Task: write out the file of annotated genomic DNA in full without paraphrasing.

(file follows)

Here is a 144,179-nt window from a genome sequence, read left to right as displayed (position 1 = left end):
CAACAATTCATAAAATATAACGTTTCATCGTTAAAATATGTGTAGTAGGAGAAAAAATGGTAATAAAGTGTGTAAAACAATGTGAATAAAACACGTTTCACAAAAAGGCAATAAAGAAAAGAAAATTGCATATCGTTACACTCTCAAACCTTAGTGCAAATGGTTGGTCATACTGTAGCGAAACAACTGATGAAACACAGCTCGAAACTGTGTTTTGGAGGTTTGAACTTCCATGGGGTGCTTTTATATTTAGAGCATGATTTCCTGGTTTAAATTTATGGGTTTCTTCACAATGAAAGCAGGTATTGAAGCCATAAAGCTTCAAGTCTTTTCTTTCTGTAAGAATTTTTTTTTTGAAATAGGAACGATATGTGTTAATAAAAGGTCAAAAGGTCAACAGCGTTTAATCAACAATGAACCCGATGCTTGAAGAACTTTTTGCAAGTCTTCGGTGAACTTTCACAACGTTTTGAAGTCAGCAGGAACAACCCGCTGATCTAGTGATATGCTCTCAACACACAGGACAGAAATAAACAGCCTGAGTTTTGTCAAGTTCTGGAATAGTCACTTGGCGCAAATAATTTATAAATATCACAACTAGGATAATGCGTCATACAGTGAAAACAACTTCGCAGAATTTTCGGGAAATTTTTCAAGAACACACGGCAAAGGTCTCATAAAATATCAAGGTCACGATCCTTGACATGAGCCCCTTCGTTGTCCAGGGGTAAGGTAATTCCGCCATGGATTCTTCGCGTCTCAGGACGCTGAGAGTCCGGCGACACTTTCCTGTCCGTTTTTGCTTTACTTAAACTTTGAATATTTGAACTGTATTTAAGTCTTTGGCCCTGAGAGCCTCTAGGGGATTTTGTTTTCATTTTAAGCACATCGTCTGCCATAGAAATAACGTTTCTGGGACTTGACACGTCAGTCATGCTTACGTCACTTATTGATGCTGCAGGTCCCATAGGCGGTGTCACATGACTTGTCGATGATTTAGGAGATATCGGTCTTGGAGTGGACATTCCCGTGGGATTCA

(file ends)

Here is a 144,179-nt window from a genome sequence, read left to right as displayed (position 1 = left end):
CAACAATTCATAAAATATAACGTTTCATCGTTAAAATATGTGTAGTAGGAGAAAAAATGGTAATAAAGTGTGTAAAACAATGTGAATAAAACACGTTTCACAAAAAGGCAATAAAGAAAAGAAAATTGCATATCGTTACACTCTCAAACCTTAGTGCAAATGGTTGGTCATACTGTAGCGAAACAACTGATGAAACACAGCTCGAAACTGTGTTTTGGAGGTTTGAACTTCCATGGGGTGCTTTTATATTTAGAGCATGATTTCCTGGTTTAAATTTATGGGTTTCTTCACAATGAAAGCAGGTATTGAAGCCATAAAGCTTCAAGTCTTTTCTTTCTGTAAGAATTTTTTTTTTGAAATAGGAACGATATGTGTTAATAAAAGGTCAAAAGGTCAACAGCGTTTAATCAACAATGAACCCGATGCTTGAAGAACTTTTTGCAAGTCTTCGGTGAACTTTCACAACGTTTTGAAGTCAGCAGGAACAACCCGCTGATCTAGTGATATGCTCTCAACACACAGGACAGAAATAAACAGCCTGAGTTTTGTCAAGTTCTGGAATAGTCACTTGGCGCAAATAATTTATAAATATCACAACTAGGATAATGCGTCATACAGTGAAAACAACTTCGCAGAATTTTCGGGAAATTTTTCAAGAACACACGGCAAAGGTCTCATAAAATATCAAGGTCACGATCCTTGACATGAGCCCCTTCGTTGTCCAGGGGTAAGGTAATTCCGCCATGGATTCTTCGCGTCTCAGGACGCTGAGAGTCCGGCGACACTTTCCTGTCCGTTTTTGCTTTACTTAAACTTTGAATATTTGAACTGTATTTAAGTCTTTGGCCCTGAGAGCCTCTAGGGGATTTTGTTTTCATTTTAAGCACATCGTCTGCCATAGAAATAACGTTTCTGGGACTTGACACGTCAGTCATGCTTACGTCACTTATTGATGCTGCAGGTCCCATAGGCGGTGTCACATGACTTGTCGATGATTTAGGAGATATCGGTCTTGGAGTGGACATTCCCGTGGGATTCA